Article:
UK researchers claim that the pill, which would be given to everyone over the age of 55 regardless of risk profile, could prevent 80 per cent of heart attacks and strokes.
The pill has been in development for five years but the first samples were only made available last week by its maker Cipla, an Indian pharmaceutical company.
Despite this, the drug has received the backing of Professor Roger Boyle, the DoH's heart czar, who has called for it to be prescribed on the NHS.
Reports said the pill consisted of a statin, three types of medicine to lower BP and folic acid, and could cost as little as £1 a day.
Clinical trials have already shown that taking the medications separately can prevent heart disease and strokes.
If trials on the polypill are successful, it could become licensed and available to patients within years, say the papers.
What is the research?
The principle of a polypill came from a meta-analysis of 750 published trials, involving 40,000 patients over 55.
Researchers examined the effects of each component drug - simvastatin (40mg); a combination of thiazide, a beta-blocker and an ACE inhibitor each at half standard dose; and folic acid (0.8mg) - on reducing risk factors for IHD and stroke compared with placebo.
The use of simvastatin reduced LDL cholesterol by an average of 1.8mmol/l. This accounted for a 61 per cent reduction in IHD incidence and a 17 per cent reduction in stroke.
The use of the three BP medications in combination lowered diastolic BP by 11mmHg, resulting in a 46 per cent reduction in IHD cases and a 63 per cent fall in stroke.
On average, folic acid use lowered serum homocysteine by 3micromol/l. This reduced the risk of IHD by 32 per cent and strokes by 16 per cent.
A separate meta-analysis of data from 15 studies examining the effects of low dose aspirin (50-125mg daily) on reducing platelet activation showed that aspirin reduced the number of IHD events by 32 per cent and strokes by 16 per cent.
Changing all four measured risk factors - LDL cholesterol, BP, serum homocysteine and platelet activation - cumulatively cut the risk of IHD events by 88 per cent and stroke by 80 per cent. The researchers estimate that the polypill will benefit a third of users. On average, each would gain 11-12 years of life free from MI or stroke.
Combining the adverse effects of the components showed that the polypill would cause adverse symptoms in 8-15 per cent of the population.
Aspirin was the most dangerous component, causing haemorrhage. Although this research was completed five years ago, the story has re-emerged in the press after manufacturers have released samples of the polypill for chemical and stability tests.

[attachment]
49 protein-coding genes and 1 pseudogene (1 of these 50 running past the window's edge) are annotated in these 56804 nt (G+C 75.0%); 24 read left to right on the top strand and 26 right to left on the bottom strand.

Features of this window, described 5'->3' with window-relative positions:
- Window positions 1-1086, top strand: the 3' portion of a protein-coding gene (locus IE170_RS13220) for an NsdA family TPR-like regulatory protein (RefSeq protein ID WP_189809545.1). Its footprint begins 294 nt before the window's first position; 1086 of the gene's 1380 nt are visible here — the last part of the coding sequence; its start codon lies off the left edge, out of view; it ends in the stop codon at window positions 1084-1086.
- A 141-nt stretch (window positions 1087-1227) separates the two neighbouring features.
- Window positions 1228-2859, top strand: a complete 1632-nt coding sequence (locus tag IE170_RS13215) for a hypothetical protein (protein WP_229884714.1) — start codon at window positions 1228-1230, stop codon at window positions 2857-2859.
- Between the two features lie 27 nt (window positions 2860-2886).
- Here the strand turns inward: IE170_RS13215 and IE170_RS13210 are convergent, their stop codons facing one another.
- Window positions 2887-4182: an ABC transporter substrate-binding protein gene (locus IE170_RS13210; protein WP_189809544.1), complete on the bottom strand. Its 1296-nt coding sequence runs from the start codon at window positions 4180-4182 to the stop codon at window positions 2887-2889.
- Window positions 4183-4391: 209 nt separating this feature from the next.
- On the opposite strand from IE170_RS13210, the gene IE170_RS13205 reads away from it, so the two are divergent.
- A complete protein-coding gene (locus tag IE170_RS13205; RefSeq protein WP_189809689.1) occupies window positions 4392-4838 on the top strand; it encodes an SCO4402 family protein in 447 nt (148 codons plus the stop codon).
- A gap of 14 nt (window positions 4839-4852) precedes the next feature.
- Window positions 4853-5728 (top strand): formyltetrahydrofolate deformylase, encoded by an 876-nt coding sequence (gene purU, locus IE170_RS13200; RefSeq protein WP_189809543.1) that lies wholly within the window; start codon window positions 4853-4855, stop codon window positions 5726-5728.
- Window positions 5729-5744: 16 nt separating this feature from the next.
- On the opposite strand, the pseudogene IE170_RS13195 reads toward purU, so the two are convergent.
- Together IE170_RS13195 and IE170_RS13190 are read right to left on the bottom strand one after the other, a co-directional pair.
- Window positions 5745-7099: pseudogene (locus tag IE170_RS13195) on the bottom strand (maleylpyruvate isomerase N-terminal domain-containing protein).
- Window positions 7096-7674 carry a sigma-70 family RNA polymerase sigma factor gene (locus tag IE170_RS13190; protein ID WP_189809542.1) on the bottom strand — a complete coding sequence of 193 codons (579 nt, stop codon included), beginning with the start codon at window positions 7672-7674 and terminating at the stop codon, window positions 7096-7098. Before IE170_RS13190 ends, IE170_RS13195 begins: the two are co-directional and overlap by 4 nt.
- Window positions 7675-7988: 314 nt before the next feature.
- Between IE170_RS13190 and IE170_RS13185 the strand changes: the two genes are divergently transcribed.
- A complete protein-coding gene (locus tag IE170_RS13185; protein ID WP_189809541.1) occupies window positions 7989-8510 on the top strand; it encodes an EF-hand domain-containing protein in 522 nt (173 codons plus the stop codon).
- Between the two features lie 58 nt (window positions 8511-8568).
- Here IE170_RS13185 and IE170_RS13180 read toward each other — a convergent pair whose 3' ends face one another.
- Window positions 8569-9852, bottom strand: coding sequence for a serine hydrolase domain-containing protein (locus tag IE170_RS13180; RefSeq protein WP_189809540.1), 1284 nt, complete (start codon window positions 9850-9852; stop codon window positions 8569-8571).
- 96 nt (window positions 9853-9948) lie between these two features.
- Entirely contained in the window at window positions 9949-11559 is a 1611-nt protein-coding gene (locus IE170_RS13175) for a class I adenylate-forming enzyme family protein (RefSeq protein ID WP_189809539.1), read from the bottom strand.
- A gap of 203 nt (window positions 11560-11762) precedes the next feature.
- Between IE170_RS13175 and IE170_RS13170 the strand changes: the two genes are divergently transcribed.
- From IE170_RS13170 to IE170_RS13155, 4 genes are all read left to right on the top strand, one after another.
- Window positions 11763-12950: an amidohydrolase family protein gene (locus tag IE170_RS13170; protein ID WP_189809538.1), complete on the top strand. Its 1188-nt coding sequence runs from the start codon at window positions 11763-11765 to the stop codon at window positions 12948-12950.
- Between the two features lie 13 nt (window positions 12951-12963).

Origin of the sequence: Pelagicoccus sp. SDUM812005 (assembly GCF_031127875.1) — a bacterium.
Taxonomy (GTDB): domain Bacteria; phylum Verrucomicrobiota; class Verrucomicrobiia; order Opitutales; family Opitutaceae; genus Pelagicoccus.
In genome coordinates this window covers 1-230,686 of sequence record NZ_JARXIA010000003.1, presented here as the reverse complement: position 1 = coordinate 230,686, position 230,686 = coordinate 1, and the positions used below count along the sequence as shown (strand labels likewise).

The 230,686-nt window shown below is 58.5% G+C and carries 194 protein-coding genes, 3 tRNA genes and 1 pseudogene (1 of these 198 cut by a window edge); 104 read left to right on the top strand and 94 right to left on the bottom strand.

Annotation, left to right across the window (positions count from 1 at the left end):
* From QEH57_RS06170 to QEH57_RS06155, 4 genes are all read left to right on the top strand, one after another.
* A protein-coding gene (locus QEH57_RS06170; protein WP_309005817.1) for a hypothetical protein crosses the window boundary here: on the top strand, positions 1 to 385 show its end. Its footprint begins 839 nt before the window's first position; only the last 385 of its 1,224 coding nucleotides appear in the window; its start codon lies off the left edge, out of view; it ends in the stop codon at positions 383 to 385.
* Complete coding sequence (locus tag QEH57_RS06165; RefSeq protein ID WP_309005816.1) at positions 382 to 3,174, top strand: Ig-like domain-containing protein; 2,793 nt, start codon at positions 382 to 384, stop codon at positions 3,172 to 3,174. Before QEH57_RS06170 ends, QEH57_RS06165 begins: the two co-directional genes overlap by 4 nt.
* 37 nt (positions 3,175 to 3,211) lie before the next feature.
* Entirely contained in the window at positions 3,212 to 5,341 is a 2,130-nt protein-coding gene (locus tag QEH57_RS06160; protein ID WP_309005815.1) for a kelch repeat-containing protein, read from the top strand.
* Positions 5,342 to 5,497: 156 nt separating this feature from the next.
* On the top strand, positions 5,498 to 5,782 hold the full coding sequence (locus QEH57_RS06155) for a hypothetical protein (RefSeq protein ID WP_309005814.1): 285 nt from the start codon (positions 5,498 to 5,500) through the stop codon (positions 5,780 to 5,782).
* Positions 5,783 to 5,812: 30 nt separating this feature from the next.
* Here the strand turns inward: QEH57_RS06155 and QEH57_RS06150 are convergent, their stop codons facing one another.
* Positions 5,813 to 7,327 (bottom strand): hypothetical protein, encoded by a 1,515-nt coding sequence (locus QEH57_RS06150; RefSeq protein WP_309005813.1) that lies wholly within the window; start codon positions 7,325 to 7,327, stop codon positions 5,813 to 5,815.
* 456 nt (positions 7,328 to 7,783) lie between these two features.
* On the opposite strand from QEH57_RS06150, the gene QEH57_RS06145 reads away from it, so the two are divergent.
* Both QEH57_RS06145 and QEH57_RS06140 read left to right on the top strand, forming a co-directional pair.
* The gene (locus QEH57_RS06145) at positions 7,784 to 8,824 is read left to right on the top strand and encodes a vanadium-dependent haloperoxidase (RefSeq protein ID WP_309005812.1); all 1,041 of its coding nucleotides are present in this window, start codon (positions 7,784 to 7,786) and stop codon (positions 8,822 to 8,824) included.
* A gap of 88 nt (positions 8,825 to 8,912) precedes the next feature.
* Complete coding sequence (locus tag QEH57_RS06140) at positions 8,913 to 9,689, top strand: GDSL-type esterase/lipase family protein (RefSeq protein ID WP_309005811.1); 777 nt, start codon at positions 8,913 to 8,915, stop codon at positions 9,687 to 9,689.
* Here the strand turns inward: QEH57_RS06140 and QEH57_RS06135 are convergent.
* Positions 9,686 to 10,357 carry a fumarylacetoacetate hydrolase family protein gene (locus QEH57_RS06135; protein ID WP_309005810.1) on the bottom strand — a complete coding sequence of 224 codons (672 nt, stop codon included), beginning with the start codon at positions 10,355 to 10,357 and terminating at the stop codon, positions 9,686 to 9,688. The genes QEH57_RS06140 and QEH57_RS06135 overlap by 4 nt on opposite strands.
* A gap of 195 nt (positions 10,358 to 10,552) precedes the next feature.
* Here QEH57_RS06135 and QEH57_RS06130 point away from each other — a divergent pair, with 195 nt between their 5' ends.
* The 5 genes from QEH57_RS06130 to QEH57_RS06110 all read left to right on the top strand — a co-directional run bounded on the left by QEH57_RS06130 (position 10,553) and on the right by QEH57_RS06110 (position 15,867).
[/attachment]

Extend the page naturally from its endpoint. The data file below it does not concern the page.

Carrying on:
What do the researchers say?
Lead researcher Professor Nicholas Wald, director of the Wolfson Institute of Preventive Medicine in London, said: 'The polypill will allow doctors to help prevent heart attacks and strokes in people before they develop.
'It should be given to all patients over the age of 55. We know that over 95 per cent of strokes and heart attacks occur in this age group.
'Patients under the age of 55 may also benefit from the pill but it would not be cost effective to prescribe it for them.'
On the whole, the pill should be affordable on the NHS as it is made up of drugs that are all off-patent, such as simvastatin, said Professor Wald. Adverse side-effects would be rare with the polypill, he added.
'The biggest safety concern would come from the use of aspirin but this will no longer be added to the polypill,' he said.
'Final safety tests are now being performed on the polypill ahead of an application for a product licence and testing in human patients,' added Professor Wald. 'But we cannot yet say when the drug will become available for patients.'
What do other experts say?
A spokeswoman for the DoH said: 'All medicinal products in this country have to be licensed for use. Polypills would have to go through these procedures.'
Richard Hobbs, professor of primary care at Birmingham University and a member of the Primary Care Cardiovascular Society, warned the polypill would need to be tested in clinical trials before introduction.
'The researchers have extrapolated data taken from trials of each individual drug,' he said. 'It needs to be demonstrated in practice that the polypill can reduce risk of heart attacks by 88 per cent.'
There is little direct evidence to support the use of folic acid in reducing the risk of heart disease, added Professor Hobbs.
- Taking a daily polypill could reduce the risk of heart attacks by 88 per cent and strokes by 80 per cent in the over-55s.
- Aspirin will no longer be added to the polypill because of safety concerns.
- The pill needs to be tested in humans and licensed before it can be made available to patients.